EWB: In the end, can we talk a little more about the left. The ideas of the left are solidarity and unity, do you think that the unity of the left is necessary on the Western Balkans? Protests are common in other countries, but in Serbia there is no similar reaction, why?

BS: I think the point is clear. People are becoming aware of what is happening and are increasingly dissatisfied not only in Serbia but also in other places in the Western Balkans. But the protests are only occasional. We have an additional problem, that the left in the Balkans has been a pseudo-left, the war left, isolationist, nationalist left, which is nonsense by default. We have a left-wing party in Serbia which vote for austerity measures, whose members say they are leftists, then send greeting cards to Tsipras but  they don’t understand that in fact they do the opposite of what Tsipras and SYRIZA do in Greece. I think everyone can see that this is a comedy, and tragicomedy.

We also have another problem – people who are declared leftists, but are still concerned primarily with national issues. Their nationalism conceals the struggle for equality, social justice, the welfare state, a state in which capital will be returned to some of its natural framework in which banks will be affected by the regulation. You have an example of Albin Kurti, who is becoming increasingly popular in Kosovo, who has declared himself as a leftist and who often likes to talk about that. He is a young man who claims to be fighting for equality and justice, but who is completely preoccupied with national issues, dreams of Great Albania, anti-Serb hysteria and similar things. And he, just like myself, often refers to Dimitrije Tucović. You see, there is a difference – when I refer to Tucović, I really want to implement it, but when Albin Kurti makes a reference to Tucović, he thinks through the prism of national thoughts of Great Albania. Until these ghost are safely returned inside the bottle there will be no stability in the Balkans. I am glad that the trends are going in that direction. So, Mr. Kurti and people like him, will have to adapt to what I call, symbolically, “the second fall of the Berlin Wall,” which includes Europe and actually represents a return of Europe to its original principles – equality, justice and the fight against the creation of the groups of states divided by wealth. Our Prime Minister did not notice the first fall of the Berlin Wall, I can see he has not noticed the second one as well, because he keeps insisting on the “neoliberal-banking-save” model.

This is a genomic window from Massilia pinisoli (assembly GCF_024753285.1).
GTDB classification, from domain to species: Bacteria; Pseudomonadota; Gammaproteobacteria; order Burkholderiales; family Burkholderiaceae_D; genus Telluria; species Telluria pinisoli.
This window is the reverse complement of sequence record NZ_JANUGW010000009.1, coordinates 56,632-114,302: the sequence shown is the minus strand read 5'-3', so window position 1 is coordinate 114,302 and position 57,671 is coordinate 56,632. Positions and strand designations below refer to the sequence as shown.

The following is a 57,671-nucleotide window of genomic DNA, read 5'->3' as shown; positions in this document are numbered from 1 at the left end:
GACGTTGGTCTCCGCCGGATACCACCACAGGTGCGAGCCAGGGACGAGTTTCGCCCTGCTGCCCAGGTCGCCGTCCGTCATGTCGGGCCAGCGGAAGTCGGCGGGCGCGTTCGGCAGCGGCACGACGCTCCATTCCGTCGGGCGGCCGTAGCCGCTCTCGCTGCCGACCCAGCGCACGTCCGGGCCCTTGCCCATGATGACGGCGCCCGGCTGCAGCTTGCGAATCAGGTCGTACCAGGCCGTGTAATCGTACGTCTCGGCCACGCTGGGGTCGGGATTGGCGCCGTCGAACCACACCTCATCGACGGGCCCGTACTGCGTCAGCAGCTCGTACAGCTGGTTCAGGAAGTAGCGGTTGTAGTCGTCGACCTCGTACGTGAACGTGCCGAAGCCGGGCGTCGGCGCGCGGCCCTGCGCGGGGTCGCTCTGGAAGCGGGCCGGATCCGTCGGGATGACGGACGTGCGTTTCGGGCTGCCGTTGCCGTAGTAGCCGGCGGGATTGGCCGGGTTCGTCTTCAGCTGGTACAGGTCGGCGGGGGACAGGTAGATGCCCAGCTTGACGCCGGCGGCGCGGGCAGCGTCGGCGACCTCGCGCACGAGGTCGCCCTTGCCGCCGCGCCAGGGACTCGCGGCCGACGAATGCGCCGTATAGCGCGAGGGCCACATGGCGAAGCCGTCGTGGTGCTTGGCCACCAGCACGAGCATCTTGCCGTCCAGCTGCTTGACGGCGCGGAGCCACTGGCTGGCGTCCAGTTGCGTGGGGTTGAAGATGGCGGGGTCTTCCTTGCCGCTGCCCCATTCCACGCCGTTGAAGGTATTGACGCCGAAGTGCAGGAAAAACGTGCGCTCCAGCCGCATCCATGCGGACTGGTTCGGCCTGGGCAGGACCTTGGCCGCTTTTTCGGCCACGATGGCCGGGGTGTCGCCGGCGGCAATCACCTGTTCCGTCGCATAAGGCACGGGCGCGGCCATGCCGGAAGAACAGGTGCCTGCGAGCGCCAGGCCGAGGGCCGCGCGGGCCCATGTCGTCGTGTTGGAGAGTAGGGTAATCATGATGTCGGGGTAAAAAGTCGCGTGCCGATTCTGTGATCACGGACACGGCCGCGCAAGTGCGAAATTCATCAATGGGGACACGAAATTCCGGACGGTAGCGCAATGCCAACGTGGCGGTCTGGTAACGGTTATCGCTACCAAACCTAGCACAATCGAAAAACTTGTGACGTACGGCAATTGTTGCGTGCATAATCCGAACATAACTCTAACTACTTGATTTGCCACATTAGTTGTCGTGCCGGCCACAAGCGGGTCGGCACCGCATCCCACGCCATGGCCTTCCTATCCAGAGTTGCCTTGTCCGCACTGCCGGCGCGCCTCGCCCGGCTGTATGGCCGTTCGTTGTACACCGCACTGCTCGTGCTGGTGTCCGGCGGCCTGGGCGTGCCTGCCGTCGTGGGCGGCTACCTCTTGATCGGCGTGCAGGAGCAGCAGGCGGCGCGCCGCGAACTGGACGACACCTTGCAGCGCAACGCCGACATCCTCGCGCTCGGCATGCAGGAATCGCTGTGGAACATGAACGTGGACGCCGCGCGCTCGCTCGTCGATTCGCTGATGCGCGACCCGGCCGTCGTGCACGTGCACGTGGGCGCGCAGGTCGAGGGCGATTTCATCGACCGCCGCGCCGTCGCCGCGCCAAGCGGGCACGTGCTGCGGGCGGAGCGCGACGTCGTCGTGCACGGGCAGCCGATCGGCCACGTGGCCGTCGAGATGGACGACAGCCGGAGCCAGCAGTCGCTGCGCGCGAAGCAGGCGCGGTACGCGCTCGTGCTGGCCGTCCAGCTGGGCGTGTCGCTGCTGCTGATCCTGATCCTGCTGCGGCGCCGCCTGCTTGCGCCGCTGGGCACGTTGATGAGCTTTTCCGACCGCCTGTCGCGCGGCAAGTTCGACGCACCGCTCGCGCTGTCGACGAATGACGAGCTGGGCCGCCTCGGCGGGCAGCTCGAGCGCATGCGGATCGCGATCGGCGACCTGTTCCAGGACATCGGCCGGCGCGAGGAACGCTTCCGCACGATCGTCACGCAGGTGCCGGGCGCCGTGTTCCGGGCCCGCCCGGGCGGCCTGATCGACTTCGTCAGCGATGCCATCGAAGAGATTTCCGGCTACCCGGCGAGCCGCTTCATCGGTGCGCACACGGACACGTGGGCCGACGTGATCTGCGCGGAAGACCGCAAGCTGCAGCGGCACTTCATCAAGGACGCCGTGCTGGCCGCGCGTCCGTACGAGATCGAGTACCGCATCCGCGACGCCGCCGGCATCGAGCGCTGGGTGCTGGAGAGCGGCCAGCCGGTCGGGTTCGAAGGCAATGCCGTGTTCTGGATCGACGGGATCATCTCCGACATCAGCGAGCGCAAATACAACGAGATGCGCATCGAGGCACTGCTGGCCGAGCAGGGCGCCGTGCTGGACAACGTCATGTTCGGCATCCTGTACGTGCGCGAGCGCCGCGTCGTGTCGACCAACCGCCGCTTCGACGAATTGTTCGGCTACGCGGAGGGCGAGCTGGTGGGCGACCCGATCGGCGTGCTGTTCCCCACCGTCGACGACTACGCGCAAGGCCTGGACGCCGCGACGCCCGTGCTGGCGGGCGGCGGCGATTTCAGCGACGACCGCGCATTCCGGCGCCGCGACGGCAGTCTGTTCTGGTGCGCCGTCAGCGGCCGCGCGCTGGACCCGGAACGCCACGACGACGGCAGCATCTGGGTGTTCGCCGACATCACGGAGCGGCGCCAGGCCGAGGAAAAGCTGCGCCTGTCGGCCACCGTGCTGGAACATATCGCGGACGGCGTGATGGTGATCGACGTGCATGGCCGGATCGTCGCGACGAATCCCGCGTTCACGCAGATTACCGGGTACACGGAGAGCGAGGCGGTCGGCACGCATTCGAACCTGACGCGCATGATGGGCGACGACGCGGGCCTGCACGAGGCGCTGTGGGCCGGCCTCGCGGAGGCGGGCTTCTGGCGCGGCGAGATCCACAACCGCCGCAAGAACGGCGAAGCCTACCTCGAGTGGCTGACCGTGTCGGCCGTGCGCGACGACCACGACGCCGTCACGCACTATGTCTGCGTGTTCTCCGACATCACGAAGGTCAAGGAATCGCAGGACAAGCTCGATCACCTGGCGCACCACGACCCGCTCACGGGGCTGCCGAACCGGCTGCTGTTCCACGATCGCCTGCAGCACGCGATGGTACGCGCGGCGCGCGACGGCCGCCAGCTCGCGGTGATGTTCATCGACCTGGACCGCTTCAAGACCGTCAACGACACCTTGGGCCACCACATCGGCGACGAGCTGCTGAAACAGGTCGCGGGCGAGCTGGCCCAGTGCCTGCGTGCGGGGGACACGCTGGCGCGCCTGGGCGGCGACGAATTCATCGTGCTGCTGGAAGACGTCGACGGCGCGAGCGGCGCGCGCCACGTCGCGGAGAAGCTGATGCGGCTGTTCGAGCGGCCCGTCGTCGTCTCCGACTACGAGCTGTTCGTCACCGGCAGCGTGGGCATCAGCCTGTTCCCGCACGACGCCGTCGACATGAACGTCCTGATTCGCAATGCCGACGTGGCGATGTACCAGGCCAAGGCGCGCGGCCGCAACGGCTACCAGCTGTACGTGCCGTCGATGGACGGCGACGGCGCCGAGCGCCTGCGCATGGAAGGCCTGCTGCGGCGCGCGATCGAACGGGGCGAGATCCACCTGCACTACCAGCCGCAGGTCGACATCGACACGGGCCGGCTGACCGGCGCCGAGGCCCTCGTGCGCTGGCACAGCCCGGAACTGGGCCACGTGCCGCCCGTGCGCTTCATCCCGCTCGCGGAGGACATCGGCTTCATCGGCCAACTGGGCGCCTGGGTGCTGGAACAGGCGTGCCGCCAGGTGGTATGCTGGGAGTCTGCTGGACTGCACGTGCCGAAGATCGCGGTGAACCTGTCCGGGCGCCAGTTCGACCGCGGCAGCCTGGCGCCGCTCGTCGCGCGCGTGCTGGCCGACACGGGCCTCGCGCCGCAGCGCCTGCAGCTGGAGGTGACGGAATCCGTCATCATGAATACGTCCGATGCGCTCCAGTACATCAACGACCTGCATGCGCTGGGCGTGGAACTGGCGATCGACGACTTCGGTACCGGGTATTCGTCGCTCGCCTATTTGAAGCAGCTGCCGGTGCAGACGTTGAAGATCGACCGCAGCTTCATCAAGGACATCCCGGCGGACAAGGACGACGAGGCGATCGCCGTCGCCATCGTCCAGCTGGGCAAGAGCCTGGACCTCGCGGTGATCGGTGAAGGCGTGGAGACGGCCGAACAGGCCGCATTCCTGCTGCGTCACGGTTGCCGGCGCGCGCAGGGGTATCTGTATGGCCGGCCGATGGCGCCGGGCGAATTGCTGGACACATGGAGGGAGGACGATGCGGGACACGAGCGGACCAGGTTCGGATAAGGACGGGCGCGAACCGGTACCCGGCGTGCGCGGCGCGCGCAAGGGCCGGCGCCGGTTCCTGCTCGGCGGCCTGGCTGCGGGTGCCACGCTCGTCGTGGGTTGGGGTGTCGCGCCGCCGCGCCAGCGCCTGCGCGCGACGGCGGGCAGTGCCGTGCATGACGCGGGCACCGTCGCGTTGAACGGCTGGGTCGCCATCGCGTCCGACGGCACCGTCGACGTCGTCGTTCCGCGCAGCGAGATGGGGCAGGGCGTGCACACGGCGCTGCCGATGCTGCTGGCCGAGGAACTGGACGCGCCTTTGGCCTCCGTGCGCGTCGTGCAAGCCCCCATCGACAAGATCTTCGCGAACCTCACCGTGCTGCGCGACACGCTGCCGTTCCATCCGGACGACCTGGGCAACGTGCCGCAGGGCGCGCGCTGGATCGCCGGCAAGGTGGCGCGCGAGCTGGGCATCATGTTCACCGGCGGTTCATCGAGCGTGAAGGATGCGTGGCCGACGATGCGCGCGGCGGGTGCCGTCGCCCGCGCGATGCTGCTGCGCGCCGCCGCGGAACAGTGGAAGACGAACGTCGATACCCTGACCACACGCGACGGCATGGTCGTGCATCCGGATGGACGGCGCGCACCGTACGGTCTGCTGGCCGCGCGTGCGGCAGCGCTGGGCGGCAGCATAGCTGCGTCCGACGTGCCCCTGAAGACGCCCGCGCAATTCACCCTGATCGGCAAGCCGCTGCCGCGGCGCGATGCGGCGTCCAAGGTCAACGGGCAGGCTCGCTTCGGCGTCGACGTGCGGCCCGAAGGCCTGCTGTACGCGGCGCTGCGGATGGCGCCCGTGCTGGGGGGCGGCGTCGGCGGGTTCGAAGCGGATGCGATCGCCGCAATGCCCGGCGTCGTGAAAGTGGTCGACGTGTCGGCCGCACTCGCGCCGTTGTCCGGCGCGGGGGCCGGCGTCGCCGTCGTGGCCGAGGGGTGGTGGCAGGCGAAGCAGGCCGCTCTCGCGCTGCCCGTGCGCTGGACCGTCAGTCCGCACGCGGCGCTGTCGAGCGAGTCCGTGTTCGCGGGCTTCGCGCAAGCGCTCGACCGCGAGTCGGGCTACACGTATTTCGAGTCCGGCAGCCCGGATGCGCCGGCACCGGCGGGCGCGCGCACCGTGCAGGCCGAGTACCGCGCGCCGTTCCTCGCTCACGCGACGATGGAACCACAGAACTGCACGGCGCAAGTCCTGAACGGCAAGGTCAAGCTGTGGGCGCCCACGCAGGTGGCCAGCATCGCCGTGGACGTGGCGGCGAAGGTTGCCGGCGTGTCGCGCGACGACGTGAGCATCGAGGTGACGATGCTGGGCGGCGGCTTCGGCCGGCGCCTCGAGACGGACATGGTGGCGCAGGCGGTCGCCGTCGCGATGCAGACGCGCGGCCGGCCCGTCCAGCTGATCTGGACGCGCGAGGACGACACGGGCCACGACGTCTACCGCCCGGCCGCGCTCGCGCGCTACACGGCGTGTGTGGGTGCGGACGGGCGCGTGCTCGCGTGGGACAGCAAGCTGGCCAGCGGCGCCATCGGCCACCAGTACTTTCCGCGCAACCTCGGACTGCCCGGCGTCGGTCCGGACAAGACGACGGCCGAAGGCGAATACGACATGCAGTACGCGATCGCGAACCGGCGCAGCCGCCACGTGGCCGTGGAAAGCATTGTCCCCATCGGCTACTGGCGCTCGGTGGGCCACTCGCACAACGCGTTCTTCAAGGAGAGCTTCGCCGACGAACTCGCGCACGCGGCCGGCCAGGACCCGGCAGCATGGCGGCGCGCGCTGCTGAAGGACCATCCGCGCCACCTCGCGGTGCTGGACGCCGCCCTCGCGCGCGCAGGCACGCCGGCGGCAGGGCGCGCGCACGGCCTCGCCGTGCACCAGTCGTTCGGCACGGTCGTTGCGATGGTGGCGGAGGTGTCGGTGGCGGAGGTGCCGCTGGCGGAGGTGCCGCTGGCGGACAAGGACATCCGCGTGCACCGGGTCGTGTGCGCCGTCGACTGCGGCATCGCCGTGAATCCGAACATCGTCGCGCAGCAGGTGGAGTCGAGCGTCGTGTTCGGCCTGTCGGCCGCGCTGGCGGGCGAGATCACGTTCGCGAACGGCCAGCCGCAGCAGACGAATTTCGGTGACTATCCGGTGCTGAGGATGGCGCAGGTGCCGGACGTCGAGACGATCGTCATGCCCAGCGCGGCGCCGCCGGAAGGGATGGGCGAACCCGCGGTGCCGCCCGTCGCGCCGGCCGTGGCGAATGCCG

I hope that the others, who are now in opposition in the Balkans, see what has been happening and that it is necessary to get together, but not in a classic way, like on conferences where we sit for a few hours and everyone reads their reports and goes home. This is not what I suggest. I suggest political creation that will have the strength to fight against the real problems of the Balkans, such as unemployment, social inequality, that predatory capitalism and disempowerment of banking oligarchies that exist here. If we do not see it, and if we continue to deal with our nationalisms and our battles from the past, then all of us, except people from the elites, are really on the road to become cheap labor in a foreign company where the boss will be able to pay as much as he wants and what suits his future profits, and not as much as it is needed for spendings and normal human life, which is what I strive for.

EWB: Mr. Stefanović, thank you for your time. We wish you much success in your work and your political struggle.

Authors: Nemanja Todorović Štiplija and Nikola S. Ristić